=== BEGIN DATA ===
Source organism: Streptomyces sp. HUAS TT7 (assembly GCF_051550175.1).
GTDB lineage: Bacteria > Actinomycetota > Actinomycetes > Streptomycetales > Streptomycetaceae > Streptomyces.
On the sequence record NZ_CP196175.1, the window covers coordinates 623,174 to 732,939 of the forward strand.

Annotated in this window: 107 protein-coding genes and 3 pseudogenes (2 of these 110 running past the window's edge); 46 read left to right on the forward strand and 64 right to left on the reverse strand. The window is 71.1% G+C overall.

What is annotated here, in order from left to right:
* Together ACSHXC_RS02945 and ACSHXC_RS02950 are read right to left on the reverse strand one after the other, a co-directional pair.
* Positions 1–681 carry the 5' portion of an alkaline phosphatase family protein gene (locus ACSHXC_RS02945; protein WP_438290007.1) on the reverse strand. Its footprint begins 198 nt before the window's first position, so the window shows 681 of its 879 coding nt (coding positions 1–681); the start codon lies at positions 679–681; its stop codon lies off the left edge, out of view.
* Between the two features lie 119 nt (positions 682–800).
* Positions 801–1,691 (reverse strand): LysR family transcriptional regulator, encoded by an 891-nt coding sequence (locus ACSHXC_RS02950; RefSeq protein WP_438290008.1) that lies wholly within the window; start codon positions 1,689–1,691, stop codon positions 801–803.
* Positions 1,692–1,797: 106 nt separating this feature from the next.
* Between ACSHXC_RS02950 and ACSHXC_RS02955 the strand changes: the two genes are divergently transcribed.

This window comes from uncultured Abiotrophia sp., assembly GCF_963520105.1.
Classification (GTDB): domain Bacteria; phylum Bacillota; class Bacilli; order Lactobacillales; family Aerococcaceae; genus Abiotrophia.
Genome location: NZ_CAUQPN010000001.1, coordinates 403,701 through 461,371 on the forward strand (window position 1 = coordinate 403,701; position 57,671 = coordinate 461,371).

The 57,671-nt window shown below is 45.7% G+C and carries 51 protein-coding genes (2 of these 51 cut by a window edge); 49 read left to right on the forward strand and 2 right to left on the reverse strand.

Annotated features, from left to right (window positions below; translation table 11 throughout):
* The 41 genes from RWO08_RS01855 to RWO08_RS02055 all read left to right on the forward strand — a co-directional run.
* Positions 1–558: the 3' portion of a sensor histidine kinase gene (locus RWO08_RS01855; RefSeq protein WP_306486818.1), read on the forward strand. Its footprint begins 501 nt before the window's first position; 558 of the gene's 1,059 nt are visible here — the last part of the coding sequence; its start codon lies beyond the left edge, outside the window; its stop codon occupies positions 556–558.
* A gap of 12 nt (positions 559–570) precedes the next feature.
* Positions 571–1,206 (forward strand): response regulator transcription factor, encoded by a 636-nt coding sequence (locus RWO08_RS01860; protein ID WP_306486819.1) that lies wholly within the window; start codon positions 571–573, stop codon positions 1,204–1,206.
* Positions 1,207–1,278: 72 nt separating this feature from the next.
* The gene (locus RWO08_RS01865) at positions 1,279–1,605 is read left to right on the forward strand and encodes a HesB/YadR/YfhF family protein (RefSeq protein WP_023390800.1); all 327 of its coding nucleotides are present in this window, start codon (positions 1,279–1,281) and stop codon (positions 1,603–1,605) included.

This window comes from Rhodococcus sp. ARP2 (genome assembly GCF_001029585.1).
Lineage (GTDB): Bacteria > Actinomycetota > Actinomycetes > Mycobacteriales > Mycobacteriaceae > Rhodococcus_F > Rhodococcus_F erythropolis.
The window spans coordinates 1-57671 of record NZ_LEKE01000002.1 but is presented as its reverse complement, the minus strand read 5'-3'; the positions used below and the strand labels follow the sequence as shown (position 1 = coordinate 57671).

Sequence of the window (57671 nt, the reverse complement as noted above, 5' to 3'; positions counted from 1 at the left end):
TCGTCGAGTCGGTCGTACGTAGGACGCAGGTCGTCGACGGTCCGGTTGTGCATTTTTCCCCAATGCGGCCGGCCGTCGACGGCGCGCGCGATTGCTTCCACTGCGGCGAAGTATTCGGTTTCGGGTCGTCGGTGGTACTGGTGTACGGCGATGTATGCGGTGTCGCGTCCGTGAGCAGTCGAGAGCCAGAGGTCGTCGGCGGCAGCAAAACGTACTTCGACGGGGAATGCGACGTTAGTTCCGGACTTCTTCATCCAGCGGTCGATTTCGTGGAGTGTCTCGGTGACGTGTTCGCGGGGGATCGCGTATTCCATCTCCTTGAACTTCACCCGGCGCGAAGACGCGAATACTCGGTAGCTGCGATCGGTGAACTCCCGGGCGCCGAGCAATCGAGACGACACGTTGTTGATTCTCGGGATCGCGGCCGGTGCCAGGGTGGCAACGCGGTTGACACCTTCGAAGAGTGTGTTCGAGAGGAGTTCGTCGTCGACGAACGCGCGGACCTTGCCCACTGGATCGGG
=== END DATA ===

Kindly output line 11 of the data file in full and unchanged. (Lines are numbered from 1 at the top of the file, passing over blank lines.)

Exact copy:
* Between ACSHXC_RS02950 and ACSHXC_RS02955 the strand changes: the two genes are divergently transcribed.